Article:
That’s not to say he doesn’t ever share free tastes. He can frequently be found visiting with the shop’s patrons holding a gallon of fresh ice cream and a fistful of spoons.

“My goal is to give away two gallons a day one spoon at a time,” Frentz says.

Steady pricing & quality

Committed to selling “premium ice cream for grocery-store prices,” Frentz has kept prices steady since opening the shop a year ago, in spite of a 15 percent increase in the price of virtually all of his ingredients — like Madagascar vanilla, which is averaging around $300 per gallon. He sources his ingredients locally as much as possible.

“I don’t care what it costs to make it, it’s all about flavor,” he says. “You can get good ice cream anywhere, so if it’s not exceptional, it’s not here. Maybe people wouldn’t notice if I cut back and saved a little money, but for 10 cents more, would you give your best friend an OK cone or the best cone you could?”

When asked what his favorite flavor is, he replies, “That’s like asking me to pick my favorite kid!” He does say he likes OreoTM and Coffee Crunch and points to the trash with a smile when asked if he takes flavor suggestions from customers, though he admits that a few of the shop’s flavors have indeed been customer ideas, including Root Beer Float, Chocolate ReesesTM and Turtle Cheesecake.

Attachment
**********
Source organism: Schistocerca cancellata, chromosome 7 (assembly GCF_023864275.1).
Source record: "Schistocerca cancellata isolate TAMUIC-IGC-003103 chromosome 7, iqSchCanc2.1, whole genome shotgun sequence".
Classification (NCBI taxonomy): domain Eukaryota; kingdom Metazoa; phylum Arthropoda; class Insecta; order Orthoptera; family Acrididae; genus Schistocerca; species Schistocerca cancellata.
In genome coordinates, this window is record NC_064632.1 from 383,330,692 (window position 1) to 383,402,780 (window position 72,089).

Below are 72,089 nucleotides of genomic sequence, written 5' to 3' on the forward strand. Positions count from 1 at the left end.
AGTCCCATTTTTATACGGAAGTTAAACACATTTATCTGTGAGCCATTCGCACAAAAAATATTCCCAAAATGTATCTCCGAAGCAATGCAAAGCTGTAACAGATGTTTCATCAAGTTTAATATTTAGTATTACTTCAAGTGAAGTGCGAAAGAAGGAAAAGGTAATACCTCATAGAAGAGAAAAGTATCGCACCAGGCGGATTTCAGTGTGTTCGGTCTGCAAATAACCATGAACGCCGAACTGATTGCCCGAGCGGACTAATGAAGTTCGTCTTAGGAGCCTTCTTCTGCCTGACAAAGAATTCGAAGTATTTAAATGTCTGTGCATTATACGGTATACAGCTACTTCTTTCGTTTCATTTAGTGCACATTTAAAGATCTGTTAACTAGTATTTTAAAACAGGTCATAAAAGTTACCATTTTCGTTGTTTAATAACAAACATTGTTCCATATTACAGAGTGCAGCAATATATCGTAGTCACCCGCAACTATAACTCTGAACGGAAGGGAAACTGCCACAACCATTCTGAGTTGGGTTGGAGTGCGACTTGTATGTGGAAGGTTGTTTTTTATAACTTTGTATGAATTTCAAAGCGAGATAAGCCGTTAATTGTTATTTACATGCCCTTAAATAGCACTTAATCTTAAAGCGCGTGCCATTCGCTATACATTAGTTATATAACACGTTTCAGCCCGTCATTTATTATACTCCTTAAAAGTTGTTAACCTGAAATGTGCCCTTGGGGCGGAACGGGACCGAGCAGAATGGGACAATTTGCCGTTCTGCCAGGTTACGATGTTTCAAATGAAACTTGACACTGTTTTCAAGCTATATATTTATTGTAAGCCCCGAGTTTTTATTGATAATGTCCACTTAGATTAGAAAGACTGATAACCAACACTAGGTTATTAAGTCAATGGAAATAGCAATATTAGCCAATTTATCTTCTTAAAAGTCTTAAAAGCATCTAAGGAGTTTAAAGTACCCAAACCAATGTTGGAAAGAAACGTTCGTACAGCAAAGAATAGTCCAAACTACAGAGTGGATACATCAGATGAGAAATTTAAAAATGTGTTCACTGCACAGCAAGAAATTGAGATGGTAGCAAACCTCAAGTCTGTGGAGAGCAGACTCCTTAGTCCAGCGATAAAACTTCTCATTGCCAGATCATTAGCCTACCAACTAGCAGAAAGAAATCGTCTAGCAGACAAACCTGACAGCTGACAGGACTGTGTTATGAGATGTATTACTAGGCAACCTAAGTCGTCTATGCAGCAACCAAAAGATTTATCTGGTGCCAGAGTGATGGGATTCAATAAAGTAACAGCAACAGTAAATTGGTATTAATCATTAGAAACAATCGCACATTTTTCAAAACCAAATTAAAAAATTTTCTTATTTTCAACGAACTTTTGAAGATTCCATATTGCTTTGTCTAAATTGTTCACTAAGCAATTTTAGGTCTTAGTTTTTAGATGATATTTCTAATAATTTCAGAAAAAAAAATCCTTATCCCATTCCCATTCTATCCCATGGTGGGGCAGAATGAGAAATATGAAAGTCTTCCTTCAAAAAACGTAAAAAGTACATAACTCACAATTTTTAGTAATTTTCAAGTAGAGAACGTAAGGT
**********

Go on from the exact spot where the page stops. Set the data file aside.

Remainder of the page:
Customers who rack up 10 visits on a punch card can spin a giveaway wheel for a chance to win free ice cream for a year (or a bottle of water). After being up just six weeks, the wheel had been spun 50 times and two customers had indeed won the big prize.

A dream come true

Area residents since 1997, Frentz and his wife, Amy, who owns Harvester Flower Shop in downtown Marshall, imagined “way back when we were dating” 30 or so years ago that running an ice cream shop would be fun. Over time, they explored a Ben and Jerry’sTM franchise and selling gelato, but the expense put those options out of reach. Instead, Frentz learned how to make his own ice cream in his basement. One thing led to another, and he ended up selling upwards of 200 quarts a month from home.

“People said it was so good I had to open a shop,” he says.